Before I move on to the heavy hitting, Ranger Industries, I wanted to just talk a little about consultant based companies and their inks.  Stampin’ Up! and Close To My Heart both have their own brand of inks.  They both have dye and pigment ink choices and both offer inks in several different sizes.  Both claim their inks are exclusive to them and I was unable to find out if their inks were manufactured by an outside source.  The flip top design on both of the ink pads, almost lends itself to the same manufacturer even if the companies are direct competition to one another.  As a matter of fact, I had close to the same results with my color samples.  Both the Stampin’ Up! Classic Rose Red and the Close To My Heart Exclusive Inks in Holiday Red stamped similar.  The solid image was pretty slightly ‘streaky’ looking and the image stamps both faired OK.  Both of the Hedgehog images had parts of the fur run together.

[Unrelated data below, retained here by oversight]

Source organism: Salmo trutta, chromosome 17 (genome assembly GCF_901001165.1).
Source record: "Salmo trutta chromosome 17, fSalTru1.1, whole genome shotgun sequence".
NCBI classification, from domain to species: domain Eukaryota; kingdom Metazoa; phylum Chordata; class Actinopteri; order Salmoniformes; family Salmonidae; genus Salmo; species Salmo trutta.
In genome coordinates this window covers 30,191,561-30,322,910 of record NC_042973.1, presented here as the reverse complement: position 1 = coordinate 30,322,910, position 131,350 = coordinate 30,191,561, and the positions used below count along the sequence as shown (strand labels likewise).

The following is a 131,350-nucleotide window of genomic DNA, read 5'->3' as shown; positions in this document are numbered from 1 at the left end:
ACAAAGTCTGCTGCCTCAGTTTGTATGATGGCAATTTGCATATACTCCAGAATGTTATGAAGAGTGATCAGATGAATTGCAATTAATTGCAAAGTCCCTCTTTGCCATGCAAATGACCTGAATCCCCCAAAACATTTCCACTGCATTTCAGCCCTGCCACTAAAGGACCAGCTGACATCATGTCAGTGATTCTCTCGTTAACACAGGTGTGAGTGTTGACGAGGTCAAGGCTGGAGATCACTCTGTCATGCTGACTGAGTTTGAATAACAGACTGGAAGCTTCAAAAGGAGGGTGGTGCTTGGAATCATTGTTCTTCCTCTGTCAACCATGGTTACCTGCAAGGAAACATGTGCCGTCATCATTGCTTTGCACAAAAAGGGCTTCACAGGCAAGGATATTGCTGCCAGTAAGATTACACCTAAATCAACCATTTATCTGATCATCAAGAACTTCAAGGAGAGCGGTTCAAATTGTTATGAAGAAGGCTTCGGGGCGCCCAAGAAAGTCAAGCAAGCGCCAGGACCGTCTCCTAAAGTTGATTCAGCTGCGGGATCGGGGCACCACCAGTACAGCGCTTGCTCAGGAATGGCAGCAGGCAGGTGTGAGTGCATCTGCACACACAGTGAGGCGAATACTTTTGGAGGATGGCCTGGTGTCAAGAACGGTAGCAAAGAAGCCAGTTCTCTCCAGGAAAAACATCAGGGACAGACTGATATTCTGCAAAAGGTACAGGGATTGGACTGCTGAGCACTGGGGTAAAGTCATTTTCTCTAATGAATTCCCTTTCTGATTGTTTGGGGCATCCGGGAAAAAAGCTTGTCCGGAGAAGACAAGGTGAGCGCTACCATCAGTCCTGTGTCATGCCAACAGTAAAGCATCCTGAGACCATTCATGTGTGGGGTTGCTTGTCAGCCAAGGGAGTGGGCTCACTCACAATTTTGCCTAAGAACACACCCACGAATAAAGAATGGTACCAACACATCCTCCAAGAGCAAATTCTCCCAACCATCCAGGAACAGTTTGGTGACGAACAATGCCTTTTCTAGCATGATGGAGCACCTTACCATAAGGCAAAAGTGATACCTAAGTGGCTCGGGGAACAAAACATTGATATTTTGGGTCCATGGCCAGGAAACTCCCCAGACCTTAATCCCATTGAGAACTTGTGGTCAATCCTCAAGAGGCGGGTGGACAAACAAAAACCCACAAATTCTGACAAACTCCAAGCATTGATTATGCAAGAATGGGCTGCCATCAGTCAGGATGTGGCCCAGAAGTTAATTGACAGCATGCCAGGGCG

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Stampin’ Up! calls their pigment inks, Craft Inks, while Close To My Heart only lists that you are using a pigment ink with a small font on the front and back of the container.  Both companies make their inks so that the ink pads are upside down when properly stored.  While I haven’t had any personal issues, a good friend of mine just threw away $60 worth of Stampin’ Up! craft ink because they leaked all over her workstation.  Take caution when storing a craft ink upside down.  If it’s juicy, it may leak!

Personally, I have always thought that the Stampin’ Up! Craft Ink in White was THE best choice for a crisp white image.    Close To My Heart’s White Daisy is a close second, although the coloring of White Daisy next to Stampin’ Up’s White shows that White Daisy is a tad more cream colored than pure white.  

One thing to note with Stampin’ Up and Close To My Heart inks is that you really need to know a consultant to purchase these inks.  Other inks are so easily purchased at a local store that unless you sell it – or have a friend that does, these aren’t as easy to find.